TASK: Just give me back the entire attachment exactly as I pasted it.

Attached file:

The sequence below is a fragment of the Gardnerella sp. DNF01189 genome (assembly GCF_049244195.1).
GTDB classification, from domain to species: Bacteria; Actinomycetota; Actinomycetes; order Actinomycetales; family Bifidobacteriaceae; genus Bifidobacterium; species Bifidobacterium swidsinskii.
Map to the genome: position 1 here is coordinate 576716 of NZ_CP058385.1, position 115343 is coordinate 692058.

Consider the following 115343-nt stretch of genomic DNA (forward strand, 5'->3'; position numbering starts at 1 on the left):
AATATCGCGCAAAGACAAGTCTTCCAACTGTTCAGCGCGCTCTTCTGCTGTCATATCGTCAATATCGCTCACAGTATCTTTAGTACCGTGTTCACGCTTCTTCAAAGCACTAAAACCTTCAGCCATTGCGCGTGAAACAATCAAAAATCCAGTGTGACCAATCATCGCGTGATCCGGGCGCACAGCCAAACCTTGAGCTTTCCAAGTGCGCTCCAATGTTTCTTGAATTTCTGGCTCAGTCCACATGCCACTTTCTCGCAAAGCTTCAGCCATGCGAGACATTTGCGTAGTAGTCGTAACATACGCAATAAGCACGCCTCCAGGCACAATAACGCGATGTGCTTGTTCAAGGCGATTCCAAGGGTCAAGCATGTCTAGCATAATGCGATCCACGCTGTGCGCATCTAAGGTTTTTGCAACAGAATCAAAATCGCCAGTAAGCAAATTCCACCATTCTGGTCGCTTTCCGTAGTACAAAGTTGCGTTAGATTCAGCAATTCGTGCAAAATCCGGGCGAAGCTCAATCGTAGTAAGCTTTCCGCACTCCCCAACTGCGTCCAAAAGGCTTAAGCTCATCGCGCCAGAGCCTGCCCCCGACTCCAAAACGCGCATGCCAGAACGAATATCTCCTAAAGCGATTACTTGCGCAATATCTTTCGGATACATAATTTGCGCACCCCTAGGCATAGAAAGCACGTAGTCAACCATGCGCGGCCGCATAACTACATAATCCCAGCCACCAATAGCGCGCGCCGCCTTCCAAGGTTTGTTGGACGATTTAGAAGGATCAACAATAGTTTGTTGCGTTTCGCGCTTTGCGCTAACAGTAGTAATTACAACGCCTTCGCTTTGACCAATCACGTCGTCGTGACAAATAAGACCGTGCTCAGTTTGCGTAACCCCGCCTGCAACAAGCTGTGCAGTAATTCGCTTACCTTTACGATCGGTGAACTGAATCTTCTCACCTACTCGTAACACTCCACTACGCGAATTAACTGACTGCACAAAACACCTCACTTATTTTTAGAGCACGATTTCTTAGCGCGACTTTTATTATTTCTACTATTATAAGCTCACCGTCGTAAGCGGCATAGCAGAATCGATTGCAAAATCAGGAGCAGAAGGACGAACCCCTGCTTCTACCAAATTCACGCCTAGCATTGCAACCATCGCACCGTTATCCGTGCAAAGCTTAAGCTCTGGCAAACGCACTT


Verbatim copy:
The sequence below is a fragment of the Gardnerella sp. DNF01189 genome (assembly GCF_049244195.1).
GTDB classification, from domain to species: Bacteria; Actinomycetota; Actinomycetes; order Actinomycetales; family Bifidobacteriaceae; genus Bifidobacterium; species Bifidobacterium swidsinskii.
Map to the genome: position 1 here is coordinate 576716 of NZ_CP058385.1, position 115343 is coordinate 692058.

Consider the following 115343-nt stretch of genomic DNA (forward strand, 5'->3'; position numbering starts at 1 on the left):
AATATCGCGCAAAGACAAGTCTTCCAACTGTTCAGCGCGCTCTTCTGCTGTCATATCGTCAATATCGCTCACAGTATCTTTAGTACCGTGTTCACGCTTCTTCAAAGCACTAAAACCTTCAGCCATTGCGCGTGAAACAATCAAAAATCCAGTGTGACCAATCATCGCGTGATCCGGGCGCACAGCCAAACCTTGAGCTTTCCAAGTGCGCTCCAATGTTTCTTGAATTTCTGGCTCAGTCCACATGCCACTTTCTCGCAAAGCTTCAGCCATGCGAGACATTTGCGTAGTAGTCGTAACATACGCAATAAGCACGCCTCCAGGCACAATAACGCGATGTGCTTGTTCAAGGCGATTCCAAGGGTCAAGCATGTCTAGCATAATGCGATCCACGCTGTGCGCATCTAAGGTTTTTGCAACAGAATCAAAATCGCCAGTAAGCAAATTCCACCATTCTGGTCGCTTTCCGTAGTACAAAGTTGCGTTAGATTCAGCAATTCGTGCAAAATCCGGGCGAAGCTCAATCGTAGTAAGCTTTCCGCACTCCCCAACTGCGTCCAAAAGGCTTAAGCTCATCGCGCCAGAGCCTGCCCCCGACTCCAAAACGCGCATGCCAGAACGAATATCTCCTAAAGCGATTACTTGCGCAATATCTTTCGGATACATAATTTGCGCACCCCTAGGCATAGAAAGCACGTAGTCAACCATGCGCGGCCGCATAACTACATAATCCCAGCCACCAATAGCGCGCGCCGCCTTCCAAGGTTTGTTGGACGATTTAGAAGGATCAACAATAGTTTGTTGCGTTTCGCGCTTTGCGCTAACAGTAGTAATTACAACGCCTTCGCTTTGACCAATCACGTCGTCGTGACAAATAAGACCGTGCTCAGTTTGCGTAACCCCGCCTGCAACAAGCTGTGCAGTAATTCGCTTACCTTTACGATCGGTGAACTGAATCTTCTCACCTACTCGTAACACTCCACTACGCGAATTAACTGACTGCACAAAACACCTCACTTATTTTTAGAGCACGATTTCTTAGCGCGACTTTTATTATTTCTACTATTATAAGCTCACCGTCGTAAGCGGCATAGCAGAATCGATTGCAAAATCAGGAGCAGAAGGACGAACCCCTGCTTCTACCAAATTCACGCCTAGCATTGCAACCATCGCACCGTTATCCGTGCAAAGCTTAAGCTCTGGCAAACGCACTT